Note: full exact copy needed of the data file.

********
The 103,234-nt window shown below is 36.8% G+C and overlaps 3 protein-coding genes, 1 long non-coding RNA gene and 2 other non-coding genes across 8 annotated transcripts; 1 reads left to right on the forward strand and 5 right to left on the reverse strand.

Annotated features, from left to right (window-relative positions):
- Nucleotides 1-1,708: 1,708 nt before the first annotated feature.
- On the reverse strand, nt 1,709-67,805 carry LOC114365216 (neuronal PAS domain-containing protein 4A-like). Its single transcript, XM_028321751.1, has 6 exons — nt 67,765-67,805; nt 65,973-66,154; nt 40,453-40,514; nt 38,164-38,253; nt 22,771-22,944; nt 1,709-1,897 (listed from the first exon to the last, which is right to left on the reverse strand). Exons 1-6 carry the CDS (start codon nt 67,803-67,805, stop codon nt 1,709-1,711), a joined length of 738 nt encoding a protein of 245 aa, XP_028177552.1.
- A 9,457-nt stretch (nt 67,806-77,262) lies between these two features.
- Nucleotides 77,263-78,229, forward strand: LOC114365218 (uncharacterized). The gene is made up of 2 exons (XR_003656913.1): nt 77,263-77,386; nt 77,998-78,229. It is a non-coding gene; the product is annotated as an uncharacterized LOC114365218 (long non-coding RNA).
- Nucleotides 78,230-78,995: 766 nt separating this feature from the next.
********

The 103,234-nt window shown below is 36.8% G+C and overlaps 3 protein-coding genes, 1 long non-coding RNA gene and 2 other non-coding genes across 8 annotated transcripts; 1 reads left to right on the forward strand and 5 right to left on the reverse strand.

Annotated features, from left to right (window-relative positions):
- Nucleotides 1-1,708: 1,708 nt before the first annotated feature.
- On the reverse strand, nt 1,709-67,805 carry LOC114365216 (neuronal PAS domain-containing protein 4A-like). Its single transcript, XM_028321751.1, has 6 exons — nt 67,765-67,805; nt 65,973-66,154; nt 40,453-40,514; nt 38,164-38,253; nt 22,771-22,944; nt 1,709-1,897 (listed from the first exon to the last, which is right to left on the reverse strand). Exons 1-6 carry the CDS (start codon nt 67,803-67,805, stop codon nt 1,709-1,711), a joined length of 738 nt encoding a protein of 245 aa, XP_028177552.1.
- A 9,457-nt stretch (nt 67,806-77,262) lies between these two features.
- Nucleotides 77,263-78,229, forward strand: LOC114365218 (uncharacterized). The gene is made up of 2 exons (XR_003656913.1): nt 77,263-77,386; nt 77,998-78,229. It is a non-coding gene; the product is annotated as an uncharacterized LOC114365218 (long non-coding RNA).
- Nucleotides 78,230-78,995: 766 nt separating this feature from the next.